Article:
In line with China’s romantic side are hotels that are perfect for couples and families. Hainan has managed to blend nature and its hotel inventory harmoniously with what may seem like an organic experience is really the end-result of a well-thought out plan. Case in point: Narada Tropical Resort. This property, located in Baoting (some 90 minutes from Sanya International Airport), is the ideal retreat in that it offers the best of so many worlds, with romance and rejuvenation topping the list. Guests have at their disposal a variety of hot spring treatments as well as a meditation session with a world-renowned tai chi master (see him in action in the video below.)

To appreciate Hainan means one must appreciate China as a whole. In all the sites that we visited, there was always a crowd. So, expect a crowd if you go. For me, seeing Chinese tourists in droves authenticated my experience as a genuine one. If romance is the product, I’m buying it, because the Chinese themselves are the main consumers. To witness that even to this day, Tianya Haijiao still holds such deep meaning as an honored tradition is a moving experience. No rollercoaster or theme park can fabricate the kind of heartfelt connection I experienced visiting all the sites I went to.

This is a personal preference resulting from a humanistic view – that the so-called connected world has turned devices into a human vice, thereby obliterating the need for casual conversations. When was the last time you said hello or just smiled at someone while waiting to board a flight? Since the advent of “touch” technology, airport lounges have become a place to expect human decay to be at play. Where else can you find more people connected to their devices rather than establishing contact with the person next to them? Hainan’s story is remarkable because it thrives on the exact opposite – people interacting with each other to build connections that become stories passed on through generations. Hainan’s past is in the present as will the present be in the future. The Li people, Yanoda and Tianya Haijiao are certainly not going anywhere as long as the Chinese people believe that a mere song can turn two strangers to lovers.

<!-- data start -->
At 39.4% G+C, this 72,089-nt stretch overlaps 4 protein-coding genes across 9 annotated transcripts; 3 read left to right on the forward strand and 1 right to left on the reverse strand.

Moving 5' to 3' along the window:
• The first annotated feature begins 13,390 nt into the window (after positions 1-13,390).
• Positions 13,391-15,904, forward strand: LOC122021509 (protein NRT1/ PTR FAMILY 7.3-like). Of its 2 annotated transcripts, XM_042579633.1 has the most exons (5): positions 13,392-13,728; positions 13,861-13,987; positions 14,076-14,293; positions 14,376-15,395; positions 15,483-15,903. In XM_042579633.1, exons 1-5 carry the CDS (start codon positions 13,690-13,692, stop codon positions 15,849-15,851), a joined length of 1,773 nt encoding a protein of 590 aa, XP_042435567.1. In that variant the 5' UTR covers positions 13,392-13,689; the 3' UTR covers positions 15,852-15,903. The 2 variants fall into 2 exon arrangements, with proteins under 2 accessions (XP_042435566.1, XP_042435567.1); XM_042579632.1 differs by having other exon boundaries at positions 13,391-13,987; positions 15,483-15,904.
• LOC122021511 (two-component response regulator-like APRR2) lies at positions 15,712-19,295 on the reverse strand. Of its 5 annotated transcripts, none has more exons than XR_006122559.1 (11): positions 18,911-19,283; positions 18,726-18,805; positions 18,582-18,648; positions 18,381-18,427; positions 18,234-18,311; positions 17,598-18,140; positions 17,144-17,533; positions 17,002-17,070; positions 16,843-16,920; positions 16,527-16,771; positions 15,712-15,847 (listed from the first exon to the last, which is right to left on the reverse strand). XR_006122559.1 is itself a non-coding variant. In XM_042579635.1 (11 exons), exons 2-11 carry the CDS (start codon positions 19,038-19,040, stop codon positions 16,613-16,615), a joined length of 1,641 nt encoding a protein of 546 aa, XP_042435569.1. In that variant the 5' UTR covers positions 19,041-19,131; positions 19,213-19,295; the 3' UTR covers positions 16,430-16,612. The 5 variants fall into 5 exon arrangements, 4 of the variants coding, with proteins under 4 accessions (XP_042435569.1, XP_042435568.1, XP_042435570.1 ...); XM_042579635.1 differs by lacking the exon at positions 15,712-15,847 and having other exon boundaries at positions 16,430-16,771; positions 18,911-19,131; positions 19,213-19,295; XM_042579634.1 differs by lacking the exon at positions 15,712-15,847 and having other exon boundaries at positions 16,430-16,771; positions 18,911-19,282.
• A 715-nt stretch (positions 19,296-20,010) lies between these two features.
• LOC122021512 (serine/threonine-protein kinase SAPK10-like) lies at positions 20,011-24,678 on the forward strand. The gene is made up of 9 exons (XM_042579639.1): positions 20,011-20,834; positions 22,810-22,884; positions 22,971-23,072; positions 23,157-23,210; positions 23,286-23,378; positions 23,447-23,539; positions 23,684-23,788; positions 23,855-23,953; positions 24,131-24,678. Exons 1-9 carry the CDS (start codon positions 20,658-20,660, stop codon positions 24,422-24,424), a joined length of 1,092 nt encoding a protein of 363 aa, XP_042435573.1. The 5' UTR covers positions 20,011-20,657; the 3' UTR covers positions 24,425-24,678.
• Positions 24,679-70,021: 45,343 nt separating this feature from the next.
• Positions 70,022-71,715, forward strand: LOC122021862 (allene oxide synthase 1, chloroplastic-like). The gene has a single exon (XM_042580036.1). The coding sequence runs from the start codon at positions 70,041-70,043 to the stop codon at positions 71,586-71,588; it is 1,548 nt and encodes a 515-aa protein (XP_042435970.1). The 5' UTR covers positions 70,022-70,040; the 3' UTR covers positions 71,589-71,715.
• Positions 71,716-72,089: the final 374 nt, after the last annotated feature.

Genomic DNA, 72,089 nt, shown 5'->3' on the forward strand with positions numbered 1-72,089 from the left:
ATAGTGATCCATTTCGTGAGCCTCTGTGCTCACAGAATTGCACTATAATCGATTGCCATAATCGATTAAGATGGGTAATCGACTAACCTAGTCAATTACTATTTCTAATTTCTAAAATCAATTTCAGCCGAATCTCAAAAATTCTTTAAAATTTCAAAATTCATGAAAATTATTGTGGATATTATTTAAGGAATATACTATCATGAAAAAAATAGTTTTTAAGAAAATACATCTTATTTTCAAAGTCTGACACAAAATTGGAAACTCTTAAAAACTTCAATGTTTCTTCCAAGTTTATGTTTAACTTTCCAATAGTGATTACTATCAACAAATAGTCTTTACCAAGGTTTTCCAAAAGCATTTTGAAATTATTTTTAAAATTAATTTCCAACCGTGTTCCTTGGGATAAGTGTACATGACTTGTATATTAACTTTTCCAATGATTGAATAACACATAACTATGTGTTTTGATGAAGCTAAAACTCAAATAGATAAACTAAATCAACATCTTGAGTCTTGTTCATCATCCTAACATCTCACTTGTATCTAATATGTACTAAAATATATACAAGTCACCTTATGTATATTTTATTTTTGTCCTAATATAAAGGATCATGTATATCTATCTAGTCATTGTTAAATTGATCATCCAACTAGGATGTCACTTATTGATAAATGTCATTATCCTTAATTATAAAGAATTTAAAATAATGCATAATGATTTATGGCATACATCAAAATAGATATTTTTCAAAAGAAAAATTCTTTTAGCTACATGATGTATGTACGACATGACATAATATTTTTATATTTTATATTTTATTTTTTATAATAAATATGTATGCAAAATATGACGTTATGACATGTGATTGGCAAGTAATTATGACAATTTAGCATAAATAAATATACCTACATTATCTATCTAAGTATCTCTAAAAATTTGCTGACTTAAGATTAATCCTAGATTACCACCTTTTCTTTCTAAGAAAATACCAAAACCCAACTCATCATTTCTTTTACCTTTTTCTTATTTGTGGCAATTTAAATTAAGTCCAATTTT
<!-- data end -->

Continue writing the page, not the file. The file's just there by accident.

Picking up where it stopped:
Hainan has left an indelible mark in me in that it truly celebrates the simple things in life where a song is not just a song. It can very well be the basis of a real life story about meaningful transitions or even life-changing situations such as romance and possibly marriage. To bear witness to this as a tourist is compelling, as one has to pay attention, to listen and to partake, if necessary. Although I’m not in the market for marriage, I’m ever grateful that a place called Hainan exists. It is a place where one can sing and dance to their heart’s content. To be in the moment no matter how silly it may seem. I know that I did that to the fullest extent and without reservation. The stories, the sites, the people form a culture that is very much connected by heart. To put it simply, Hainan is love made in China.